Home » NCC and partners join forces to protect critical grassland habitat in the Columbia Valley

Posted: September 16, 2011

NCC and partners join forces to protect critical grassland habitat in the Columbia Valley

The Nature Conservancy of Canada (NCC), regional and national funding partners, and the local community have come together to secure Marion Creek Benchlands, a 504-acre (204-hectare) native grassland property perched on the benchlands above Columbia Lake.

Marion Creek Benchlands sits on the west side of Columbia Lake, and affords spectacular vistas of the Rocky Mountains and the internationally significant Columbia Wetlands. The property hosts an incredible diversity of habitats, including grasslands, wetlands, deciduous forests and ecologically unique cold springs. This mosaic of habitat types supports an abundance of native wildlife and plant species such as American badger, spotted frog, wood duck, common butterwort and Rocky Mountain elk.

Recognizing the incredible natural value of Marion Creek Benchlands, many groups and individuals rallied around this conservation project. Columbia Basin Trust (CBT), East Kootenay Wildlife Association, Fish and Wildlife Compensation Program, Habitat Conservation Trust Foundation, the Government of Canada, the Regional District of East Kootenay’s Columbia Valley Local Conservation Fund and others have contributed to the $1.7 million required to protect these benchlands in perpetuity.

Now that the property is secured, the Nature Conservancy of Canada will conduct a complete inventory of the ecological values on the property, which will form the basis for a property management plan that will take into account environmental, First Nation and community values.

“I am thrilled that so many people and organizations have come together to make this project a success,” said Nancy Newhouse, Canadian Rockies Program Manager for the Nature Conservancy of Canada. “This important tract of grassland habitat will now be protected thanks to the foresight and generosity of the local community and our partners.”

Honourable Peter Kent, Minister of Environment, stated, “This acquisition marks another achievement under our government’s Natural Areas Conservation Program. With this investment, we are taking real action to protect and conserve our ecosystems and sensitive species for present and future generations. Your actions today will help to protect the abundance and variety of life that will constitute an integral part of our natural heritage tomorrow.”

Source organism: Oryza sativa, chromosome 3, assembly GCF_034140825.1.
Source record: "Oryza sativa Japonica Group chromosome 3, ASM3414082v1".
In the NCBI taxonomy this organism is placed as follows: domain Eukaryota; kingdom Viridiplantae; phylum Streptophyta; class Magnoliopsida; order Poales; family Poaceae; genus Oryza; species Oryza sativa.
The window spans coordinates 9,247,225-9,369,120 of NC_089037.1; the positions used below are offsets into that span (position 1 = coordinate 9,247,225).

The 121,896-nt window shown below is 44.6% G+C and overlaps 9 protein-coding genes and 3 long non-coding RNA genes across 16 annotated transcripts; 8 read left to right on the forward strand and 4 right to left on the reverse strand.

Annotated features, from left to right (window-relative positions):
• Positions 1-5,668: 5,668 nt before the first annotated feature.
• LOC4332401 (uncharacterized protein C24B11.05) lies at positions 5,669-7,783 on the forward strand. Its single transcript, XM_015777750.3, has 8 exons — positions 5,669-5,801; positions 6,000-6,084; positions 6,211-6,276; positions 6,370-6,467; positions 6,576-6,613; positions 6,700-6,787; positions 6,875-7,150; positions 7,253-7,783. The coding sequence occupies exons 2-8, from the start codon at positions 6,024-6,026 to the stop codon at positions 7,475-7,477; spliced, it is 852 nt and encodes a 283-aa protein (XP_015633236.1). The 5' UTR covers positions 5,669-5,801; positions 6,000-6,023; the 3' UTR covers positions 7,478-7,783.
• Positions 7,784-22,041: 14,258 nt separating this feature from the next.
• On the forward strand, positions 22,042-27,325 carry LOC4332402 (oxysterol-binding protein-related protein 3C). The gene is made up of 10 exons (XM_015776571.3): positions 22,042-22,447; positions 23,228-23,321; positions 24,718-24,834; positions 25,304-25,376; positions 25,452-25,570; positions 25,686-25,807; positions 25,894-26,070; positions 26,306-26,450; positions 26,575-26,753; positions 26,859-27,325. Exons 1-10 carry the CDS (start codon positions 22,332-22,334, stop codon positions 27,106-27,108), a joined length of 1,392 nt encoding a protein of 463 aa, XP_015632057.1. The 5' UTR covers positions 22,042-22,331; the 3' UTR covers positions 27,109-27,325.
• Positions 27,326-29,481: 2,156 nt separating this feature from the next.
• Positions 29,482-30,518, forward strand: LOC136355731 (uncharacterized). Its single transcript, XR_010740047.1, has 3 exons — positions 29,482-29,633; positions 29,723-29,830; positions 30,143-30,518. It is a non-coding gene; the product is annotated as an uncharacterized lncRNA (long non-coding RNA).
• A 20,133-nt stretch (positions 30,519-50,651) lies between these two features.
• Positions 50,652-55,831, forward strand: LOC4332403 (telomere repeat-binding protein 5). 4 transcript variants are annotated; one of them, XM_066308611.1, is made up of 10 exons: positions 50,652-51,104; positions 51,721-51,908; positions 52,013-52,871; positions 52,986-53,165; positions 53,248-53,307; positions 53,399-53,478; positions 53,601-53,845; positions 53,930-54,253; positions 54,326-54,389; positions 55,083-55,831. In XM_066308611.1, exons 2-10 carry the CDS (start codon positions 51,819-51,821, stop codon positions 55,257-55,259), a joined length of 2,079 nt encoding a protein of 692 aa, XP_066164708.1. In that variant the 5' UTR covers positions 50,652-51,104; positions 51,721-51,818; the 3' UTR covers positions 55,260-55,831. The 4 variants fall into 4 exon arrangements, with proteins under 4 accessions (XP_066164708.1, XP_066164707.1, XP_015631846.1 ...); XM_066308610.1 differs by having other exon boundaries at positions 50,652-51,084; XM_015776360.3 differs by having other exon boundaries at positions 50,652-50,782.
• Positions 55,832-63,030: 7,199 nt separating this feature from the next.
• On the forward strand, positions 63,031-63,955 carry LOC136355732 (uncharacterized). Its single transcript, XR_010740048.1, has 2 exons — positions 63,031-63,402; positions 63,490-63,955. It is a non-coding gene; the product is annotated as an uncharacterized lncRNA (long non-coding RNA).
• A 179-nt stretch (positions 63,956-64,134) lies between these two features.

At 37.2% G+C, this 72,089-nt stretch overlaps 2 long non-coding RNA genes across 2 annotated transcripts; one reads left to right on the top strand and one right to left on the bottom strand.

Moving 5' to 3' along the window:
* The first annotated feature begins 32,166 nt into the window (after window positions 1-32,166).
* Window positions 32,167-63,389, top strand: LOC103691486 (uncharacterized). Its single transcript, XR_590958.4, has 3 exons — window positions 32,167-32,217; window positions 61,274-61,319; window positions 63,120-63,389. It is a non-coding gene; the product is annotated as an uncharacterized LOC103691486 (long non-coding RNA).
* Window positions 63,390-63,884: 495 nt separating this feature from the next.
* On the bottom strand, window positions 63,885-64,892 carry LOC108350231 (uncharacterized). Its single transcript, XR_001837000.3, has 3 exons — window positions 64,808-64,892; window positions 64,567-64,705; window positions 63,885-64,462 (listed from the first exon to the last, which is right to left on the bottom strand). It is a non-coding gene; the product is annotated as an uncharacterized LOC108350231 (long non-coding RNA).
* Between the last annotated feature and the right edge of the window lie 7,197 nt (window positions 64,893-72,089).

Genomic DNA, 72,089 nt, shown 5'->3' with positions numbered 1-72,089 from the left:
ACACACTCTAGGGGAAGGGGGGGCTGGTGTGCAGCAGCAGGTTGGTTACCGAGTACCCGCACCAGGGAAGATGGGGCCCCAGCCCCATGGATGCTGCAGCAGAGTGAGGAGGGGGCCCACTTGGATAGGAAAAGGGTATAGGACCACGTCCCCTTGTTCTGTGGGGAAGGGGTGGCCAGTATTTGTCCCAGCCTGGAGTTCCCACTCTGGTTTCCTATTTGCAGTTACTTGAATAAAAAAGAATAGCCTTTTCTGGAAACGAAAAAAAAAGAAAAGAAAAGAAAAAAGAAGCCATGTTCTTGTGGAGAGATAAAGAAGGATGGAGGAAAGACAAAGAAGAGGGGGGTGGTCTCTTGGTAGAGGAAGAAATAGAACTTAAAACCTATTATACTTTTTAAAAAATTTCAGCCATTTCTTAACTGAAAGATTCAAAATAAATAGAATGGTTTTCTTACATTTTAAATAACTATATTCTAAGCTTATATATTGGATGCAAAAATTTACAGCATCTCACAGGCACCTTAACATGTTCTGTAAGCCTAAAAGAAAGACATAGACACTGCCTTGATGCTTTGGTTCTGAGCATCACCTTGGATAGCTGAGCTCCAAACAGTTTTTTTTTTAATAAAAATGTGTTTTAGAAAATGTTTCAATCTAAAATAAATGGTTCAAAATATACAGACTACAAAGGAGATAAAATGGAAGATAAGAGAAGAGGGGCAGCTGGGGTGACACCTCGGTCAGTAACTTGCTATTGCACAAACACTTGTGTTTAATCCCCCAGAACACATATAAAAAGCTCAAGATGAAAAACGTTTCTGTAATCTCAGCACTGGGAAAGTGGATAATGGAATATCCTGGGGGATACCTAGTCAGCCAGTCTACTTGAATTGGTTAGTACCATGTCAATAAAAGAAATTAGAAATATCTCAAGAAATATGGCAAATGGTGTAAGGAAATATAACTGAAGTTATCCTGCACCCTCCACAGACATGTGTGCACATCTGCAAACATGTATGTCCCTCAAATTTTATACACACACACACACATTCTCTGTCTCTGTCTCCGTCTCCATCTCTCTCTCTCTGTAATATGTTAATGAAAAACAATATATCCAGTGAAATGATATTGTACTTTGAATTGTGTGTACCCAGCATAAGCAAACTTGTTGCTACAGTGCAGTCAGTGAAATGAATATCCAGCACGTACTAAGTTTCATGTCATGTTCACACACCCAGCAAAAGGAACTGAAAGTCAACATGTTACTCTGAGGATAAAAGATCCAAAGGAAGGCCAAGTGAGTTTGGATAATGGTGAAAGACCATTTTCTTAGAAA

“We are extremely happy to be a part of this project given its ecological importance,” said Fish and Wildlife Compensation Program crew lead and senior wildlife biologist John Krebs. “Land acquisition is just one of the many tools we are using to ensure that biodiversity is maintained in the region for generations to come.”

“CBT is pleased it was able to provide resources to support the costs associated with purchasing the Marion Creek Benchlands for conservation purposes,” said Neil Muth, CBT President and CEO. “We are committed to the stewardship of the Basin’s natural assets and protecting these important lands will mean Basin residents can enjoy them for generations to come.”

“The Habitat Conservation Trust Foundation is proud to provide $250,000 to NCC to help purchase this valuable property,” said Dr. Winifred Kessler, Chair of the Foundation. “The property provides critical habitat connections between existing conservation lands, and also provides non-motorized recreational opportunities for hunters, hikers and others.”


Grasslands support over 30% of species at risk in British Columbia.

Marion Creek Benchlands bridges two existing conservation areas: The Nature Conservancy of Canada’s Thunder Hill Ranch and McKersie covenant lands, and The Nature Trust of BC’s Columbia Lake – Westside property. Together these properties form an unbroken natural corridor that spans more than 30 square kilometres.

Threats to the property include residential development and invasive species.

The conservation of Marion Creek Benchlands brings the total amount of land protected in the Columbia Valley by the Nature Conservancy of Canada to over 6,400 acres (2,600 hectares).

Find Marion Creek Benchlands background information online.

Since 1981, the Habitat Conservation Trust Foundation has provided more than $130 million in project funding to more than 2,700 conservation, enhancement, and educational projects across BC. In the past five years alone, the Foundation has invested over $5 million in conservation projects throughout the Kootenay region using funding provided by the anglers, hunters, guide‐outfitters and trappers of British Columbia. www.hctf.ca

By Lesley Marian Neilson

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